Here is part of what the BOPAI ruled in Ex parte PEEYUSH MAHESHWARI, et al
Appellants do not take issue with the Examiner’s legal conclusion that it would have been obvious for one of ordinary skill in the art, based on Bongiovanni, to add cornmeal to the dough of Hayes-Jacobson. Also, Appellants make no argument that it would have been nonobvious, based on the disclosures of Lee and Pesheck and the state of the prior art, to add bread crumbs to the product of Hayes-Jacobson. Rather, the sole argument advanced by Appellants is that none of the references provides “any insight or instruction to one of skill in the art that the inclusion of bread crumbs inside a pre-cooked dough will help to reduce boil-out of an internal filling during microwave heating of a microwavable dough product”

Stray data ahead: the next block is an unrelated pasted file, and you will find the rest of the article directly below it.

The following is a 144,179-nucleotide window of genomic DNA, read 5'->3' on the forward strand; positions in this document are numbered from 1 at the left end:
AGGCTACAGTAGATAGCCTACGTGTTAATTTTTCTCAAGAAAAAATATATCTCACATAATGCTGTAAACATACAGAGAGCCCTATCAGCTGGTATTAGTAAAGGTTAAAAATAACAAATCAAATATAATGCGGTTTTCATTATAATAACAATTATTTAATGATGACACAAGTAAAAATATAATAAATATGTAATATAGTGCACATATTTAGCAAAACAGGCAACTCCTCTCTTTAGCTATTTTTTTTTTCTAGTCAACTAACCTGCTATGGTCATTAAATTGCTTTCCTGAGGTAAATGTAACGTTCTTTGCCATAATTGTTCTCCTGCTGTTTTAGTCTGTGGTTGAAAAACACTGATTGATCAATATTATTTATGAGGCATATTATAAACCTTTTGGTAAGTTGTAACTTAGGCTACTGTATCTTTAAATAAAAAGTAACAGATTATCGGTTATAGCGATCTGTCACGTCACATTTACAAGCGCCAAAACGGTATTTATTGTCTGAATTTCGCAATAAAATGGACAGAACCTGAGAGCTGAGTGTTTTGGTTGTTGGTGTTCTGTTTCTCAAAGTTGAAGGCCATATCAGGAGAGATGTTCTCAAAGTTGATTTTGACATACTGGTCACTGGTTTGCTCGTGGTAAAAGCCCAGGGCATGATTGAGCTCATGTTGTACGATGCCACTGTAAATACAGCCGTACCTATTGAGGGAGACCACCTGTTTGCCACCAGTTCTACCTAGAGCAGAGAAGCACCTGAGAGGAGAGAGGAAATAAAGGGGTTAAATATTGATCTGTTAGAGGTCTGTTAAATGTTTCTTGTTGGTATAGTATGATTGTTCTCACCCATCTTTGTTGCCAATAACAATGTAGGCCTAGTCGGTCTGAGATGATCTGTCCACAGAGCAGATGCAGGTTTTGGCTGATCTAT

More of what the Board held:
[I]n the present case, the fact that Appellants may have discovered a new advantage for adding bread crumbs to the filling of a dough product does not result in the metamorphosis of an obvious food composition comprising bread crumbs into a different, nonobvious composition. Significantly, Appellants have not proffered any objective evidence which establishes unexpected results attributed to the addition of bread crumbs into the filling of the dough product of Hayes-Jacobson, let alone evidence of sufficient probative value to outweigh the obviousness of doing so. See In re May, 574 F.2d 1082, 1092, 197 USPQ 601, 609 (CCPA 1978); In re Nolan, 553 F.2d 1261, 1267, 193 USPQ 641, 645 (CCPA 1977).